The exceptions

There are some exceptions to this, though, and if you suffer from any chronic diseases, injury or complication, Noorbhai advises that you continue to exercise – with caution.

In particular, he advises that people with type 1 diabetes should not exercise at all, as this can upset their glucose levels profoundly. Type 2 diabetics, however, can continue to exercise at a low-intensity level, but for a maximum of 30 minutes, focusing on aerobic and strength training.

If you suffer from high blood pressure or hypertension, you can also continue to exercise, but at low-intensity, or around 75% of your maximum heart rate. For example: a 60-year old woman’s maximum heart rate would be 160 beats per minute and 75% of 160 is 120 beats per minute. So, a 60-year old hypertensive woman should not exercise during Ramadan at a heart rate of more than 120 beats per minute. These maximum heart rates depend on age, gender and health risk factors.

If you’re recovering from an injury or any other health complications, Noorbhai advises that, when fasting, you exercise at low-intensity for a maximum of 30 minutes, as your body will be using more energy during the recovery phase of injury or pain. This is because not enough energy and glycogen stores are retained for more than 30 minutes when exercising.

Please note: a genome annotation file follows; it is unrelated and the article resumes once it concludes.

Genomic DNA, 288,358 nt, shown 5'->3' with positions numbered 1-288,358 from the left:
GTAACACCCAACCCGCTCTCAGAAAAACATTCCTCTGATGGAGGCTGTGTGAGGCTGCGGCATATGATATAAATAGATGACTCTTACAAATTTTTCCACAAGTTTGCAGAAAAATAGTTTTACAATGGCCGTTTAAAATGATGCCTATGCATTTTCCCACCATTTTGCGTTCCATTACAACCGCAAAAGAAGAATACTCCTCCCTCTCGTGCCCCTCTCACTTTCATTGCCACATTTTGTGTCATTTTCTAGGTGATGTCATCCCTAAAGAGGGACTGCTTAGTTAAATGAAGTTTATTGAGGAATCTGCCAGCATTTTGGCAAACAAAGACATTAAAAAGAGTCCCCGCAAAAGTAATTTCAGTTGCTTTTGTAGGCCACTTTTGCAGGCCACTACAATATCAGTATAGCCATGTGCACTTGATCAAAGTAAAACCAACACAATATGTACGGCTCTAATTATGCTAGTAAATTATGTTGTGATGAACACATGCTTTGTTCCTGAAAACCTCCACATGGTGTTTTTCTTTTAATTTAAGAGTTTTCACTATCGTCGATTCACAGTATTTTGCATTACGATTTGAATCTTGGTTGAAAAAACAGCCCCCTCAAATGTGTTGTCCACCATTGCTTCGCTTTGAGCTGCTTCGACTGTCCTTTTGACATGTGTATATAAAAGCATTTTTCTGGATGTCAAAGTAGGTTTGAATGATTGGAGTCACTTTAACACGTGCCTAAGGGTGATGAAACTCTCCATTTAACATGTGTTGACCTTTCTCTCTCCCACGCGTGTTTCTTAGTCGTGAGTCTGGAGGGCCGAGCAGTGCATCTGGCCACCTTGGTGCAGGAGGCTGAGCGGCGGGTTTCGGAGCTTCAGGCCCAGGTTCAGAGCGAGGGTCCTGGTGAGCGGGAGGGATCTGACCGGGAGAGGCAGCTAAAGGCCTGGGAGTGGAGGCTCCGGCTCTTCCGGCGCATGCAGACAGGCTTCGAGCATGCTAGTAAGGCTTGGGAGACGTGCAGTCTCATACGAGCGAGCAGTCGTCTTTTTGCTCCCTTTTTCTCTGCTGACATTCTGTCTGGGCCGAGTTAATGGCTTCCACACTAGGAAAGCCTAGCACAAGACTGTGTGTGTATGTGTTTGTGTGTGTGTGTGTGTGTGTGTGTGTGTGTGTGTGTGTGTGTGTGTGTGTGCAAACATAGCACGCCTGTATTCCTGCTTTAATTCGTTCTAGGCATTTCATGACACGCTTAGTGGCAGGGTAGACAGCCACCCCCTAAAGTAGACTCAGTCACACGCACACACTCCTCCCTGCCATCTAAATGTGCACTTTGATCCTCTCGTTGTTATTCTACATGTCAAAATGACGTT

n addition, he says that people with chronic diseases or complications often don’t take their medication while fasting, which makes it difficult to manage sugar and cholesterol levels and blood pressure during Ramadan.

When to exercise

So when should you fit in exercise? Noorbhai says the ideal time to train is 90 minutes before sunset (iftar).

“After a moderate exercise session, you will not be able to adequately replenish the glycogen stores you burnt during exercise, thus resulting in symptoms like dizziness and nausea. This time is ideal because you’ll be breaking your fast soon afterwards and replacing the energy and glycogen you lost when exercising.”

Here are some of Noorbhai’s top tips for exercising during Ramadan:

Terminate exercise immediately when feeling dizzy or nauseous

  • Plan when to sleep and when to wake up
  • Consider naps and schedule rest as your body experiences more fatigue during Ramadan
  • Have a ‘working lunch’ (since you don’t have to eat), then arrange with your boss to leave an hour earlier at the end of the day.This will allow you to get in some time for training before you break your fast.
  • Intermittent exercises such as Action Soccer or cricket after sunset and evening prayer is a good way to maintain physical activity and fitness
  • Endurance, plyometrics, speed, and agility training should be avoided completely.

Diet and hydration guidelines